Royal Flag gets up late to win Shuvee

Junior Alvarado, on Horologist (1), can only watch as Royal Flag (7) and Joel Rosario pass them to win the Shuvee at Saratoga on Sunday.

Junior Alvarado, on Horologist (1), can only watch as Royal Flag (7) and Joel Rosario pass them to win the Shuvee at Saratoga on Sunday.

SARATOGA SPRINGS — Halfway around the second turn, Royal Flag was in last place. Still in last place, where’d she been for the whole race.

She had them right where she wanted them.

Joel Rosario got her rolling down the middle of the track as the six-horse field for the Grade III Shuvee straightened for home at Saratoga Race Course on Sunday, and Royal Flag blew past Horologist two strides from the wire to win by three-quarters of a length.

With the win, the 5-year-old Royal Flag improved to 5-3-2, never having finished off the board in her career, although she hasn’t raced a lot, either. But when she does, she shows up with a chance every time.

“Shadow of the wire,” trainer Chad Brown said with a laugh, when asked when he thought Royal Flag had it won.

“It didn’t look too good at the sixteenth pole. Fortunately, Joel never gave up on this horse, and she showed her heart and consistency. Every time, she’s run at the wire, and as a trainer, you want all your horses to run that way.”

Royal Flag made a late charge from the back of the field in the Shuvee last year, only to run into a better horse, Letruska, who has emerged as the clear leader of the filly and mare dirt route division this year.

Antoinette, a front-end speed horse, scratched out of the Shuvee, but the remaining horses still managed to throw down an honest pace.

Horologist got through the first quarter-mile in 23.35 seconds and the half in 47.01, very similar to the early fractions that contributed to Malathaat’s loss in the Coaching Club American Oaks on Saturday.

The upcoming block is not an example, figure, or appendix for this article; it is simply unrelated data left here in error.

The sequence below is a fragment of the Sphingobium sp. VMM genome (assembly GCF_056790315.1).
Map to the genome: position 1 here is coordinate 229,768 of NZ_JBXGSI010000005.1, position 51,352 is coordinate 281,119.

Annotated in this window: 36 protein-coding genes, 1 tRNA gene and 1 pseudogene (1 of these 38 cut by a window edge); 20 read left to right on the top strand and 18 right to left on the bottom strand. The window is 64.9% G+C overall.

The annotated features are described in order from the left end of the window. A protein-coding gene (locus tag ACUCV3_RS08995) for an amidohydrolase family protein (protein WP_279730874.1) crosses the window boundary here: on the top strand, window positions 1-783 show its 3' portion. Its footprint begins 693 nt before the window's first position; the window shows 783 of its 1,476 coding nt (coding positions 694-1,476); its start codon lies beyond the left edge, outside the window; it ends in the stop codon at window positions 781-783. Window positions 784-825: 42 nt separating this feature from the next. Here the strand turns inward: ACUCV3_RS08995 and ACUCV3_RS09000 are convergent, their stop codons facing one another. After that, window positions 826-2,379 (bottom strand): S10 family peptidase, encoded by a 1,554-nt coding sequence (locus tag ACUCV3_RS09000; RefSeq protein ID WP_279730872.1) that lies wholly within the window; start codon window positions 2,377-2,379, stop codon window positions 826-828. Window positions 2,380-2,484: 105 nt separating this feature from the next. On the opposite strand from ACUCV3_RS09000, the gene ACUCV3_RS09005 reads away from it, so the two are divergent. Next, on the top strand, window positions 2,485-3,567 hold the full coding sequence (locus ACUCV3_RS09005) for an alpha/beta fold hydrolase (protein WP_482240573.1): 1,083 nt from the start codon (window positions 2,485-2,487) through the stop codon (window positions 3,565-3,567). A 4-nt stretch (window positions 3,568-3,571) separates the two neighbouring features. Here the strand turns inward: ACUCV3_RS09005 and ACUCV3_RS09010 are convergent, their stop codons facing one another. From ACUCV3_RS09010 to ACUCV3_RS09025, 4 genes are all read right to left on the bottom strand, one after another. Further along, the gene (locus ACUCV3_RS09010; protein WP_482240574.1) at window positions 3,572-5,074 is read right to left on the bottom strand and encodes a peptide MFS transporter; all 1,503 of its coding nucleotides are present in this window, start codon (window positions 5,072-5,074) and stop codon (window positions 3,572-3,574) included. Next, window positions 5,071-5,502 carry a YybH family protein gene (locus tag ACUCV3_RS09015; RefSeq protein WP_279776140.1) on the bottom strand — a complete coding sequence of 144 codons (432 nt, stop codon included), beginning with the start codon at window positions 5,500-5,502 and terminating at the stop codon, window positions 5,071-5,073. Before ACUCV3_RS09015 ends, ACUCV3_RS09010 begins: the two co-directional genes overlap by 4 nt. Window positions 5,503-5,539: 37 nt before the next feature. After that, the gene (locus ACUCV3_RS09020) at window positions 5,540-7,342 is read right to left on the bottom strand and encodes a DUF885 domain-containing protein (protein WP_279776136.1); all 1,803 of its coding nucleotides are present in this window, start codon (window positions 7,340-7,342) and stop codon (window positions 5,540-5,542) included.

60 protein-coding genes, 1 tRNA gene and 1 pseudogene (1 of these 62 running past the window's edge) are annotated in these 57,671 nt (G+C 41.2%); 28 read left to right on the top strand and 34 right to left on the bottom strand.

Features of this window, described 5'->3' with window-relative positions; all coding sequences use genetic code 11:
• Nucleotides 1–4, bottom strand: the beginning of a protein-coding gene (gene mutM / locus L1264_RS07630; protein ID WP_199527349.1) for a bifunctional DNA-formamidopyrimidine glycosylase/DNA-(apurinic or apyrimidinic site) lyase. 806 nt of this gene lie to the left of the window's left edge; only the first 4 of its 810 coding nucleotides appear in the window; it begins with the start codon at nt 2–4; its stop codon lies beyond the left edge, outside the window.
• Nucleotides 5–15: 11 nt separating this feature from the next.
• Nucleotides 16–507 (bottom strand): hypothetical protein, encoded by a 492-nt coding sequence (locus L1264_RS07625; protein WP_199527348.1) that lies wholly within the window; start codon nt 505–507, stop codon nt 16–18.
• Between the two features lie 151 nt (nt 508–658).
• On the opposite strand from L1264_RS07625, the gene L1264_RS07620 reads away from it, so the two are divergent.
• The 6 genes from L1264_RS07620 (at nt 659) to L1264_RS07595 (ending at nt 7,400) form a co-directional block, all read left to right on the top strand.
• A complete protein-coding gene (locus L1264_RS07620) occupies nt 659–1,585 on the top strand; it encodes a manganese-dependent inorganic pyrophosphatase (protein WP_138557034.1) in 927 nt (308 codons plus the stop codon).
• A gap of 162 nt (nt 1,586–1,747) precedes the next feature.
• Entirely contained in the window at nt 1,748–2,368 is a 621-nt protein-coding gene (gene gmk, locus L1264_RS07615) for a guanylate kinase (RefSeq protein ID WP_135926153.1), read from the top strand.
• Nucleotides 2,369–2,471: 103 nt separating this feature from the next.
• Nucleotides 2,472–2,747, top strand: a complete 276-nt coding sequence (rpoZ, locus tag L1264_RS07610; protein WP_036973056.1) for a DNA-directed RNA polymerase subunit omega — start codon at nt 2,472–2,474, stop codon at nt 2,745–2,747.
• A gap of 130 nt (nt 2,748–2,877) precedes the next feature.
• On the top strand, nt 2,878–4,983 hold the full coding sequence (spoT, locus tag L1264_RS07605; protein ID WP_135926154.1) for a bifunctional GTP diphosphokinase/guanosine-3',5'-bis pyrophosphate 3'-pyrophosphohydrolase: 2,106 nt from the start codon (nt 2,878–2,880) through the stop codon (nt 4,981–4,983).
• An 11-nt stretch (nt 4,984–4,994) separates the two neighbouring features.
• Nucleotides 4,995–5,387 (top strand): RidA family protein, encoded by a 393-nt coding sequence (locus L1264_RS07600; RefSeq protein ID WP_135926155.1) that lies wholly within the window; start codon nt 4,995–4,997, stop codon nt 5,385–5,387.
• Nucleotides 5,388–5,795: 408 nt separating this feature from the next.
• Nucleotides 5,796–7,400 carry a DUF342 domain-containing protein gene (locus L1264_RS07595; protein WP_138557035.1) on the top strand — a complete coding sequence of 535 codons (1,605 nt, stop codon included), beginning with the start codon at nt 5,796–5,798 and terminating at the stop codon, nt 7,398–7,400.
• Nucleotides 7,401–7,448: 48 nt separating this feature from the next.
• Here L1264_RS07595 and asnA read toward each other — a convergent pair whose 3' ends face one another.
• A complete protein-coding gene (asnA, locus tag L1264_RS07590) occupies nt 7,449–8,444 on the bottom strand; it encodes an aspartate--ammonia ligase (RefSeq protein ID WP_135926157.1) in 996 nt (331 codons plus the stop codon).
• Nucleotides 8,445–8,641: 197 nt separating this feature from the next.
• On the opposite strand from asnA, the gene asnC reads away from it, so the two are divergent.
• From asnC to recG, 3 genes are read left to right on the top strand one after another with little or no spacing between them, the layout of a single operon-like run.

Still, Royal Flag was six lengths out of it through the half-mile and still had a lot of work do to by the time the field reached the second turn.

“No. I was a little surprised,” Brown said about how far back Royal Flag was early. “But Joel knows her really well now. Her last race at Keeneland — albeit it was a few months ago now — was a really good race for her.

“And I wasn’t sure what the pace was going to do, so I just told him to put her where she’s comfortable. I saw her back there and thought, ‘Well, if that’s where she wants to be . . .’ But the pace was solid enough, and he timed it just right, it was a beautiful ride.”

“The pace was good, and the way she was going, hopefully you have something in the end,” Rosario said.

Brown had two other horses in the field, 2019 Alabama winner Dunbar Road, and Gold Spirit, who was making her first start in the U.S. after 13 starts in Chile, where she was bred.

Dunbar Road, who was coming off a layoff due to a throat infection and hadn’t raced since a fifth to Shedaresthedevil in the Grade I La Troienne in April, got in position to win coming off the grandstand turn, but faded to fifth. Gold Spirit held well for fourth after mixing it up with a group of horses down the backstretch.

“That was disappointing on the final turn, when she [Dunbar Road] made that move and loomed up there,” Brown said. “If I had to stop the race there, she looked like the probable winner, then disappointingly flattened out. So it’s concerning. We’ll have to examine her back at the barn and see how she is.”

Royal Flag, meanwhile, likely will point toward the Personal Ensign on Travers Day Aug. 28, especially based on how she handled the main track at Saratoga, Brown said.

“She was quite far back when they turned for home,” he said. “She’s got a lot of heart. You look at her record, 10 starts, every time in the money. She might not have run a lot of times in her career, but every time she shows up.

“This is her last season racing, so I’m hoping she can have a little more consistent campaign, get a few starts out of her before she retires.”

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